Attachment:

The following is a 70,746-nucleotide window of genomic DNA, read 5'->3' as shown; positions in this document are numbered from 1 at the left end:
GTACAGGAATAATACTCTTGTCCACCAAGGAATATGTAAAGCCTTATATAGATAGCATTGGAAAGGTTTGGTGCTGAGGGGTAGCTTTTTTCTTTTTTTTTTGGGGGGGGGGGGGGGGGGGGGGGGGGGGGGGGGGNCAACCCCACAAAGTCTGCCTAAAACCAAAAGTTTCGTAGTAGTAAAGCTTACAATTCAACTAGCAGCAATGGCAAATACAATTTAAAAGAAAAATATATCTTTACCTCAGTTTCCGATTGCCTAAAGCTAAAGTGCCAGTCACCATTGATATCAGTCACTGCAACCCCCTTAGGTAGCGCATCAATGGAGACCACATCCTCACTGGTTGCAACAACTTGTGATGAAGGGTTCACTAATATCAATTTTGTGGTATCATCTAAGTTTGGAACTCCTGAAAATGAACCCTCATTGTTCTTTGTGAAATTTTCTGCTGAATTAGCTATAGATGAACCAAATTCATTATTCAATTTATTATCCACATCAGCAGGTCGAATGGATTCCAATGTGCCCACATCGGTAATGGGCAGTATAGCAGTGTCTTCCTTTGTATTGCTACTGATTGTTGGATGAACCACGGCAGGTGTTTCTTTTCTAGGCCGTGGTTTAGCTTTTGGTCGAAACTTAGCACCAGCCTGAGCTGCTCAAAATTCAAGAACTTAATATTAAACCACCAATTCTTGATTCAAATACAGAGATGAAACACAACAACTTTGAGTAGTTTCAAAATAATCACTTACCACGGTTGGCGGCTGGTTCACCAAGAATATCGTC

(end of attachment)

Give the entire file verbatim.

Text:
The following is a 70,746-nucleotide window of genomic DNA, read 5'->3' as shown; positions in this document are numbered from 1 at the left end:
GTACAGGAATAATACTCTTGTCCACCAAGGAATATGTAAAGCCTTATATAGATAGCATTGGAAAGGTTTGGTGCTGAGGGGTAGCTTTTTTCTTTTTTTTTTGGGGGGGGGGGGGGGGGGGGGGGGGGGGGGGGGGNCAACCCCACAAAGTCTGCCTAAAACCAAAAGTTTCGTAGTAGTAAAGCTTACAATTCAACTAGCAGCAATGGCAAATACAATTTAAAAGAAAAATATATCTTTACCTCAGTTTCCGATTGCCTAAAGCTAAAGTGCCAGTCACCATTGATATCAGTCACTGCAACCCCCTTAGGTAGCGCATCAATGGAGACCACATCCTCACTGGTTGCAACAACTTGTGATGAAGGGTTCACTAATATCAATTTTGTGGTATCATCTAAGTTTGGAACTCCTGAAAATGAACCCTCATTGTTCTTTGTGAAATTTTCTGCTGAATTAGCTATAGATGAACCAAATTCATTATTCAATTTATTATCCACATCAGCAGGTCGAATGGATTCCAATGTGCCCACATCGGTAATGGGCAGTATAGCAGTGTCTTCCTTTGTATTGCTACTGATTGTTGGATGAACCACGGCAGGTGTTTCTTTTCTAGGCCGTGGTTTAGCTTTTGGTCGAAACTTAGCACCAGCCTGAGCTGCTCAAAATTCAAGAACTTAATATTAAACCACCAATTCTTGATTCAAATACAGAGATGAAACACAACAACTTTGAGTAGTTTCAAAATAATCACTTACCACGGTTGGCGGCTGGTTCACCAAGAATATCGTC